US maintains Trump-era Chinese tariffs as review continues

The U.S. government has said it will continue to impose tariffs on hundreds of billions of dollars worth of Chinese goods on Sept. 2, while continuing the statutory review of those tariffs initiated under the Trump administration.

The Office of the U.S. Trade Representative (USTR) said in a federal advisory that the department received requests from more than four hundred U.S. businesses and interested parties this spring and summer to maintain “Section 301” tariffs imposed on Chinese products in 2018 and 2019. .

The US-China trade war erupted in 2018 when former President Donald Trump took controversial steps to penalize China’s ruling Communist Party (CCP) for its longstanding unfair trade practices, including to benefit from the forced labor of the Chinese people. The Trump administration has successively imposed punitive tariffs of 7.5% to 25% on more than $360 billion worth of goods imported from China.

Under the US Trade Act of 1974, tariffs expire automatically after four years, if there is no objection from domestic carriers. China’s tariffs remain in place while the USTR awaits comments in a planned formal review of them. The statutory review began in May this year and could take months.

In response to the USTR’s decision, the Chinese communist regime’s official media Global Times published an article on September 3. He said the US government had politicized the tariff issue, “treating it as ‘leverage’ against China”, which also caused inflation in the US. The article claimed that the decision indicated that the US economy was “deteriorating”.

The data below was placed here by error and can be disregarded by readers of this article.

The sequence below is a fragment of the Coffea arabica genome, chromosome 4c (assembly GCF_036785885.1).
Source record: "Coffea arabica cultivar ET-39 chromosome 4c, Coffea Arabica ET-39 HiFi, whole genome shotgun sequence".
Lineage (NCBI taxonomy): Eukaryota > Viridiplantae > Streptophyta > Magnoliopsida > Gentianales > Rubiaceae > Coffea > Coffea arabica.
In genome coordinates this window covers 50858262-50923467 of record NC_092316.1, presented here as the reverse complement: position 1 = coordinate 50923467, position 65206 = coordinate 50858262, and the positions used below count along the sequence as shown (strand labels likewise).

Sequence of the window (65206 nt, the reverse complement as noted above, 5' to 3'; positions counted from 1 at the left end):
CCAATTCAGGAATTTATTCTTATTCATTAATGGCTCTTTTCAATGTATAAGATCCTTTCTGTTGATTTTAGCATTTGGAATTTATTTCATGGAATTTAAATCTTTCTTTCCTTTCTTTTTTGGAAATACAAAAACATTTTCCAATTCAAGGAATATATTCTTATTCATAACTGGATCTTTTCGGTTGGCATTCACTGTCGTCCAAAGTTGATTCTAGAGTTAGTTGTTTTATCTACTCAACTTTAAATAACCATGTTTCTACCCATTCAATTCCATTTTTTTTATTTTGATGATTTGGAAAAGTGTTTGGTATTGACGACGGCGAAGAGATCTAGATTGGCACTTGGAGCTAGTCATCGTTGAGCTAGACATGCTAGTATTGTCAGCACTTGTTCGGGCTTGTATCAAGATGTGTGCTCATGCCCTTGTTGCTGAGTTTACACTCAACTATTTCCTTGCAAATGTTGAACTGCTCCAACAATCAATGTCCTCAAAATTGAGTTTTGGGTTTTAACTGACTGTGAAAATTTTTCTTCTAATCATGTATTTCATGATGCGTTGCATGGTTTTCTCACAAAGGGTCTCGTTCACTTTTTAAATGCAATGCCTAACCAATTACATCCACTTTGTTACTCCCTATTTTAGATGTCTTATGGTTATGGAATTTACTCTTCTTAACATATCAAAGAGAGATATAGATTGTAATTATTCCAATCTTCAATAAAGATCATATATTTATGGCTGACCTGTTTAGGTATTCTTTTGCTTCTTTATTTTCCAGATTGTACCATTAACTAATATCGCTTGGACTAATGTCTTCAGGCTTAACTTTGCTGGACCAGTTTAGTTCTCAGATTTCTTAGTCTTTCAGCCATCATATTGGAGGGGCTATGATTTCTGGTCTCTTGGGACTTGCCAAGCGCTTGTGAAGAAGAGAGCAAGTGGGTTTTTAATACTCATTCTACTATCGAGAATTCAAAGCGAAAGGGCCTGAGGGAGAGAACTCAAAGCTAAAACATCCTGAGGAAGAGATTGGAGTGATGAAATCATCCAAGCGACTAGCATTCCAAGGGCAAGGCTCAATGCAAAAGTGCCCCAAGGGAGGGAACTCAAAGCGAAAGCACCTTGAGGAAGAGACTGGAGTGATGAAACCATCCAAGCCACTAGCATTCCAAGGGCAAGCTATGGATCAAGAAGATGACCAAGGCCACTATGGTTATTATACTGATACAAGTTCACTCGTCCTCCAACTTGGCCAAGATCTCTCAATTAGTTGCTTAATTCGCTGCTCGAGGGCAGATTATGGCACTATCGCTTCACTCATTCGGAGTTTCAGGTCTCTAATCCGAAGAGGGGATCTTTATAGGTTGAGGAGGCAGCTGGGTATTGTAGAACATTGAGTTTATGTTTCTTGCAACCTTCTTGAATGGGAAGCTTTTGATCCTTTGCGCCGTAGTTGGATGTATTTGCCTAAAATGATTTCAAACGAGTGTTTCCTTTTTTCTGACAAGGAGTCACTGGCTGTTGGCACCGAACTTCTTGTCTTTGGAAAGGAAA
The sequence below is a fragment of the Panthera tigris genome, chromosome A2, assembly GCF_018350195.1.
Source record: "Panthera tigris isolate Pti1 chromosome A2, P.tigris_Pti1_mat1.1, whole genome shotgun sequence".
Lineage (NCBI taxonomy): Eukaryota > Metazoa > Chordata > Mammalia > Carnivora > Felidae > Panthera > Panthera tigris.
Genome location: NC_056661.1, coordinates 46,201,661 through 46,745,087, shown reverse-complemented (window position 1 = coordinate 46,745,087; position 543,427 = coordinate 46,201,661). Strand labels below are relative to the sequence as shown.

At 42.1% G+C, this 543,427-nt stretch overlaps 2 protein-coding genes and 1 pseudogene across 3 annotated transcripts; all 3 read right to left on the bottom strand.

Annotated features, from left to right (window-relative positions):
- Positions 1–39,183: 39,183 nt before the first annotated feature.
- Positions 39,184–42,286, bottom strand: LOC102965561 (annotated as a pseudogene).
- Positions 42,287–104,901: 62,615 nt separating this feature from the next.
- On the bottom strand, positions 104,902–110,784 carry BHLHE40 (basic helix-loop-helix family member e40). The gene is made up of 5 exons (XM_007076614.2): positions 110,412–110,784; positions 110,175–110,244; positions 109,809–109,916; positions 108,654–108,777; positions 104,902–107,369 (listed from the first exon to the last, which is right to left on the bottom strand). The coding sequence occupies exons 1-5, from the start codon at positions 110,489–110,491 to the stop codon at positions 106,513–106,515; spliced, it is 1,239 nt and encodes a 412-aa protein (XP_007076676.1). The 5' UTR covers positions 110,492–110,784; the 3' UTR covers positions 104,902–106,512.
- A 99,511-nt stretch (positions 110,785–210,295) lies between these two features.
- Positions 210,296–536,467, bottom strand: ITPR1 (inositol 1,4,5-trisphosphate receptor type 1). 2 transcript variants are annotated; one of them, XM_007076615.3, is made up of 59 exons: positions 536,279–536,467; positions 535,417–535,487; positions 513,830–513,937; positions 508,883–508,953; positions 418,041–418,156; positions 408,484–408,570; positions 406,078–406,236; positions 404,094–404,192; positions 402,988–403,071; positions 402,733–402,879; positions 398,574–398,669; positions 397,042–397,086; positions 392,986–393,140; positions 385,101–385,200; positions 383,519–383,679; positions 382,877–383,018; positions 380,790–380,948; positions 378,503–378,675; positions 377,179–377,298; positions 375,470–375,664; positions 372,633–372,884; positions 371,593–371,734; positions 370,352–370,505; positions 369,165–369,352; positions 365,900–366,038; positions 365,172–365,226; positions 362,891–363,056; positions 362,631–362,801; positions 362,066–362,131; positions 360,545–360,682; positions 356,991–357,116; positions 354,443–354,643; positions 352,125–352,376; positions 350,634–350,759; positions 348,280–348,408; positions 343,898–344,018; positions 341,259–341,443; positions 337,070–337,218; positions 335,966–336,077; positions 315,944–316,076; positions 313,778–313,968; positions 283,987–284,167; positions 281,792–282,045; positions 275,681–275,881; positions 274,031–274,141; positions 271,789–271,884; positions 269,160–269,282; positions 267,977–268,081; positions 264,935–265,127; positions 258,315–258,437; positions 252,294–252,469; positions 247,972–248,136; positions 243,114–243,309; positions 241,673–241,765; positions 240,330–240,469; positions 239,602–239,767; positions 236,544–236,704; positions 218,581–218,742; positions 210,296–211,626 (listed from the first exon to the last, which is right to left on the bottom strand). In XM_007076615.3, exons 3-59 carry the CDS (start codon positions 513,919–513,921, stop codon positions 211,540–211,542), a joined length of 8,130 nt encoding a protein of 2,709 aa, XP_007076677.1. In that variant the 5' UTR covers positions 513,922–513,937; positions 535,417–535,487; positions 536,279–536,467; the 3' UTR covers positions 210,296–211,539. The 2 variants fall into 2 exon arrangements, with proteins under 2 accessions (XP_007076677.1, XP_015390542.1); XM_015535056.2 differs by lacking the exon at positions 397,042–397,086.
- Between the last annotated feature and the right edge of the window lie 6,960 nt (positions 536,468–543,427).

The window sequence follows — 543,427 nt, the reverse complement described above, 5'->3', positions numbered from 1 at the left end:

China’s leading online news portal also published an article the same day, saying the USTR’s decision “harms others and itself at the same time”. He quoted Russian President Putin’s comment that “the United States is walking on the [former] The path of the Soviet Union, and its step is confident and steady”, to say that the United States is “creating unnecessary problems for itself until it can no longer cope” by maintaining Chinese tariffs in square.

Domestically, while some U.S. companies have benefited from the tariffs, others that depend on imports from China continue to oppose them due to their higher import prices.

The Biden administration was considering removing some of the tariffs in May, also as a way to reduce inflation. However, due to the CCP’s aggressive response to US House Speaker Nancy Pelosi’s visit to Taiwan in August and its ongoing military exercises around Taiwan, China’s tariff relief plan has since been filed.

Tariffs force China back to level playing field

Wang He, a columnist for The Epoch Times, said on September 3 on NTDTV’s “Global Watch” news program that the US government made the right decision in upholding the Trump administration’s tariffs on China. “Continuing the harsh Trump-era tariffs on China is Biden’s countermeasure against the Chinese regime,” he said.

US-based news commentator Lan Shu told “Global Watch” the move was one based on upholding fair trade principles. “It is mainly because since being allowed to join the World Trade Organization, China has used unequal trade means to develop its economy on the basis of jeopardizing China’s economy. other countries.

“His coercive economic expansion model has caused the demise of America’s middle class and losses for manufacturing industries and jobs.”

He said since Trump imposed the tariffs, many industries have returned to the United States. “The tariffs bring U.S.-China trade back to a level playing field.”


Alex Wu is an American writer for The Epoch Times who focuses on Chinese society, Chinese culture, human rights, and international relations.

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